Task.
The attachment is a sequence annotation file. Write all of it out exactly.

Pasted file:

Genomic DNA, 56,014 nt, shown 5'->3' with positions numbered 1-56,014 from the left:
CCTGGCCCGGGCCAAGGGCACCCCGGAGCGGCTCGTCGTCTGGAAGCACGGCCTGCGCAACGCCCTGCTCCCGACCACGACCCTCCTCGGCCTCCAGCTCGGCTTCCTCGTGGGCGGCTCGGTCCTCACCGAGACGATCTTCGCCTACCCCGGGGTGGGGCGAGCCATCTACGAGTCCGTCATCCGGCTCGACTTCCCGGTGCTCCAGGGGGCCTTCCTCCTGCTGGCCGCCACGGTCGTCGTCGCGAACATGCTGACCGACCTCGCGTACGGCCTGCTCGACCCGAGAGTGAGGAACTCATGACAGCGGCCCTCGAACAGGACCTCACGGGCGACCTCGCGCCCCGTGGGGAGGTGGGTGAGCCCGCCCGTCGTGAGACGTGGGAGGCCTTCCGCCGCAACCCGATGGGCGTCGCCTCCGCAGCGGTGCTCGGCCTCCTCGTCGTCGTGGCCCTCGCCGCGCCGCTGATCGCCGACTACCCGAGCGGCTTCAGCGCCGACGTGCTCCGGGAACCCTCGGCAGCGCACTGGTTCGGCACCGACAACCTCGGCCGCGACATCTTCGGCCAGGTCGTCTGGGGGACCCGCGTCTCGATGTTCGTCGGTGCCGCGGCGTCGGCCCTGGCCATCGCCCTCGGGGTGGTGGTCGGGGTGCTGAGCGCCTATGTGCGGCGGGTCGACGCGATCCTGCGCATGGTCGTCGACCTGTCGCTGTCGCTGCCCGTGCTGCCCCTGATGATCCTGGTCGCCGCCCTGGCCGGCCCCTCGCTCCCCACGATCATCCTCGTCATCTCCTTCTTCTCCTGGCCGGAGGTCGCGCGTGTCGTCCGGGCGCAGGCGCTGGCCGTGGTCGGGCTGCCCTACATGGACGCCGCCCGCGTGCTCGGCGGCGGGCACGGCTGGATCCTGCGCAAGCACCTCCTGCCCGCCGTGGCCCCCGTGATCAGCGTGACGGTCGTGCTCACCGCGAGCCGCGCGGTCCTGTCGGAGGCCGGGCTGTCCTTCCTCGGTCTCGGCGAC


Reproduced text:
Genomic DNA, 56,014 nt, shown 5'->3' with positions numbered 1-56,014 from the left:
CCTGGCCCGGGCCAAGGGCACCCCGGAGCGGCTCGTCGTCTGGAAGCACGGCCTGCGCAACGCCCTGCTCCCGACCACGACCCTCCTCGGCCTCCAGCTCGGCTTCCTCGTGGGCGGCTCGGTCCTCACCGAGACGATCTTCGCCTACCCCGGGGTGGGGCGAGCCATCTACGAGTCCGTCATCCGGCTCGACTTCCCGGTGCTCCAGGGGGCCTTCCTCCTGCTGGCCGCCACGGTCGTCGTCGCGAACATGCTGACCGACCTCGCGTACGGCCTGCTCGACCCGAGAGTGAGGAACTCATGACAGCGGCCCTCGAACAGGACCTCACGGGCGACCTCGCGCCCCGTGGGGAGGTGGGTGAGCCCGCCCGTCGTGAGACGTGGGAGGCCTTCCGCCGCAACCCGATGGGCGTCGCCTCCGCAGCGGTGCTCGGCCTCCTCGTCGTCGTGGCCCTCGCCGCGCCGCTGATCGCCGACTACCCGAGCGGCTTCAGCGCCGACGTGCTCCGGGAACCCTCGGCAGCGCACTGGTTCGGCACCGACAACCTCGGCCGCGACATCTTCGGCCAGGTCGTCTGGGGGACCCGCGTCTCGATGTTCGTCGGTGCCGCGGCGTCGGCCCTGGCCATCGCCCTCGGGGTGGTGGTCGGGGTGCTGAGCGCCTATGTGCGGCGGGTCGACGCGATCCTGCGCATGGTCGTCGACCTGTCGCTGTCGCTGCCCGTGCTGCCCCTGATGATCCTGGTCGCCGCCCTGGCCGGCCCCTCGCTCCCCACGATCATCCTCGTCATCTCCTTCTTCTCCTGGCCGGAGGTCGCGCGTGTCGTCCGGGCGCAGGCGCTGGCCGTGGTCGGGCTGCCCTACATGGACGCCGCCCGCGTGCTCGGCGGCGGGCACGGCTGGATCCTGCGCAAGCACCTCCTGCCCGCCGTGGCCCCCGTGATCAGCGTGACGGTCGTGCTCACCGCGAGCCGCGCGGTCCTGTCGGAGGCCGGGCTGTCCTTCCTCGGTCTCGGCGAC